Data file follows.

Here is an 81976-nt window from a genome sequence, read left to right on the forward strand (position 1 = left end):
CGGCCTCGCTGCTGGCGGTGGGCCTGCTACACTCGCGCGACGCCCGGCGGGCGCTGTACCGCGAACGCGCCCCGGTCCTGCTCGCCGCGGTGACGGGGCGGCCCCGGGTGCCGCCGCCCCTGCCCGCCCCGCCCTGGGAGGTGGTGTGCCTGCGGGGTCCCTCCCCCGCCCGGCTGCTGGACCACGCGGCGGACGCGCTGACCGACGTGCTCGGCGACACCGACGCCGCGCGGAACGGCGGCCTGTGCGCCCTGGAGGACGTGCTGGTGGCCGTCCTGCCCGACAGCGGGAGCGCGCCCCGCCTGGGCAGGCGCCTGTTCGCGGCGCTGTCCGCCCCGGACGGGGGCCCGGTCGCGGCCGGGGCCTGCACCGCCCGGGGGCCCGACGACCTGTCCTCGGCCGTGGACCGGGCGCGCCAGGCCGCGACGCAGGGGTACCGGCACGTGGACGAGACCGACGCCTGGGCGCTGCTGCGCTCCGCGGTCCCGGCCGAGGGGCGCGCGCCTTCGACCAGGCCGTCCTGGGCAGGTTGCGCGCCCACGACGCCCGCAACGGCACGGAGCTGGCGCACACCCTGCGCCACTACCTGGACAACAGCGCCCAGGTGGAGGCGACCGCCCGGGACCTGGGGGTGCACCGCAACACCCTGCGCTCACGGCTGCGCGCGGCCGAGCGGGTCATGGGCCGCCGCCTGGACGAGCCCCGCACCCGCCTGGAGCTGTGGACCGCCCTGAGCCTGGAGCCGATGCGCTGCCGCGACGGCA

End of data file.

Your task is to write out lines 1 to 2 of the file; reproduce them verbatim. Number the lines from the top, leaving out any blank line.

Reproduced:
Here is an 81976-nt window from a genome sequence, read left to right on the forward strand (position 1 = left end):
CGGCCTCGCTGCTGGCGGTGGGCCTGCTACACTCGCGCGACGCCCGGCGGGCGCTGTACCGCGAACGCGCCCCGGTCCTGCTCGCCGCGGTGACGGGGCGGCCCCGGGTGCCGCCGCCCCTGCCCGCCCCGCCCTGGGAGGTGGTGTGCCTGCGGGGTCCCTCCCCCGCCCGGCTGCTGGACCACGCGGCGGACGCGCTGACCGACGTGCTCGGCGACACCGACGCCGCGCGGAACGGCGGCCTGTGCGCCCTGGAGGACGTGCTGGTGGCCGTCCTGCCCGACAGCGGGAGCGCGCCCCGCCTGGGCAGGCGCCTGTTCGCGGCGCTGTCCGCCCCGGACGGGGGCCCGGTCGCGGCCGGGGCCTGCACCGCCCGGGGGCCCGACGACCTGTCCTCGGCCGTGGACCGGGCGCGCCAGGCCGCGACGCAGGGGTACCGGCACGTGGACGAGACCGACGCCTGGGCGCTGCTGCGCTCCGCGGTCCCGGCCGAGGGGCGCGCGCCTTCGACCAGGCCGTCCTGGGCAGGTTGCGCGCCCACGACGCCCGCAACGGCACGGAGCTGGCGCACACCCTGCGCCACTACCTGGACAACAGCGCCCAGGTGGAGGCGACCGCCCGGGACCTGGGGGTGCACCGCAACACCCTGCGCTCACGGCTGCGCGCGGCCGAGCGGGTCATGGGCCGCCGCCTGGACGAGCCCCGCACCCGCCTGGAGCTGTGGACCGCCCTGAGCCTGGAGCCGATGCGCTGCCGCGACGGCA